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Cover Stories Series 2013> Monitoring East China Sea Airspace> Archive
UPDATED: September 24, 2012 NO. 39 SEPTEMBER 27, 2012
Containing a Crisis
China calls on Japan to return to negotiations over the Diaoyu Islands dispute
By Ding Ying

FISHING FOR FAIRNESS: Fishing ships in Zhoushan, Zhejiang Province, sail to the East China Sea after a three-and-half month summer fishing moratorium on September 17 (CFP)

Times have changed, but Japan's militaristic ambition has not.

On September 18, 1931, Japanese militarists began an invasion of northeast China. After 81 years, two Japanese right-wing activists illegally landed on the Diaoyu Islands—an inherent part of Chinese territory—further provoking the Chinese people following Japan's illegal "purchase" of the islands several days earlier.

China reiterated its stance on protecting its sovereignty and territorial integrity, stressing it reserves all legal rights on the Diaoyu Islands. Observers point out that Japan's aggressive acts are a threat to regional peace and stability by challenging the existing international territorial structure formed after World War II. They have called on Japan to resume rational and peaceful negotiations on the Diaoyu Islands and get back on the track of regional cooperation.

Rousing post-war order

The Diaoyu Islands and their affiliated islands have been China's inherent territory since ancient times, until Japan stole the islands through invasion in the late 19th century. With an eye to history, China and Japan reached consensus on setting aside disputes over the islands when they normalized diplomatic relations in 1972.

Japan's recent actions concerning the Diaoyu Islands provoked strong reactions from China. Observers condemned Japan's defiance toward the victorious outcomes of World War II and the post-war international order, bringing danger not only to the region, but also to the whole world.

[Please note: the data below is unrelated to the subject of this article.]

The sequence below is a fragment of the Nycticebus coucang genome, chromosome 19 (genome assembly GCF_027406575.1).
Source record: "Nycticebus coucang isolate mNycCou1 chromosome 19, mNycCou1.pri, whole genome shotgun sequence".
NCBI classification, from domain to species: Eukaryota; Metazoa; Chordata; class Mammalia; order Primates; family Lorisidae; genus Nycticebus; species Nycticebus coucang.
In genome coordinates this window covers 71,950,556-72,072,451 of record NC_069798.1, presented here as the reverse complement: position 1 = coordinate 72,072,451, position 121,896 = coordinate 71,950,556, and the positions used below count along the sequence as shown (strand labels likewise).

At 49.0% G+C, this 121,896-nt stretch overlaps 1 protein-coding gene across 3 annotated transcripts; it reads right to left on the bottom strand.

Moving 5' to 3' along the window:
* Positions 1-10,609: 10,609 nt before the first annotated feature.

"Japan's actions are agitated by a far right-wing force, not nationalism," Shi Yongming, a researcher with the China Institute of International Studies (CIIS), said to Beijing Review. As an invader who inflicted severe calamities on many Asian countries in World War II, Japan should seriously reflect on its war crimes. However, since the 1980s, right-wing activists in Japan have repeatedly denied history, and the "nationalization" of the Diaoyu Islands is the latest and most dangerous move in this regard.

Japan's aggressive moves have triggered alerts in the region. Commenting on Japan's ambition over the Diaoyu Islands, the Russian Ministry of Foreign Affairs stated that Russia is willing to work with China on protecting the original post-war agreements, calling on China and Japan to handle the dispute in a civilized manner.

"Russia's attitude is concerned with the judicial basis of the Diaoyu Islands," stressed Shi Yinhong, a professor of international relations and Director of the Center on American Studies at Renmin University of China, adding that the post-war order is mainly based on documents produced during World War II.

Jin Canrong, Associate Dean of the School of International Studies at Renmin University of China, pointed out that no legal document exists to prove Japan's sovereignty over the Diaoyu Islands.

According to the Cairo Declaration and the Potsdam Proclamation, which were jointly released by China, Britain and the United States during World War II, the Diaoyu Islands should have been returned to China along with other Chinese territories after Japan was defeated on August 15, 1945. The United States gained administration of Okinawa through "trusteeship" after the war. Considering its strategic needs in confronting the Soviet Union, it betrayed its determination of strictly punishing Japan and decided instead to form an alliance in East Asia against the Soviet Union during the Cold War.

In 1951, Washington and Tokyo signed the Treaty of San Francisco without China's participation, choosing to "return" Okinawa's sovereignty to Japan. The Chinese Government released a statement on September 8, 1951, refusing to accept the illegal treaty. In 1953, the United States extended Okinawa's administration to the Diaoyu Islands, in spite of China's protests. On December 31, 1971, China reiterated its sovereignty over the Diaoyu Islands in a statement by the Ministry of Foreign Affairs. "The Treaty of San Francisco tries to legitimize Japan's so-called sovereignty over the Diaoyu Islands," said Jin.

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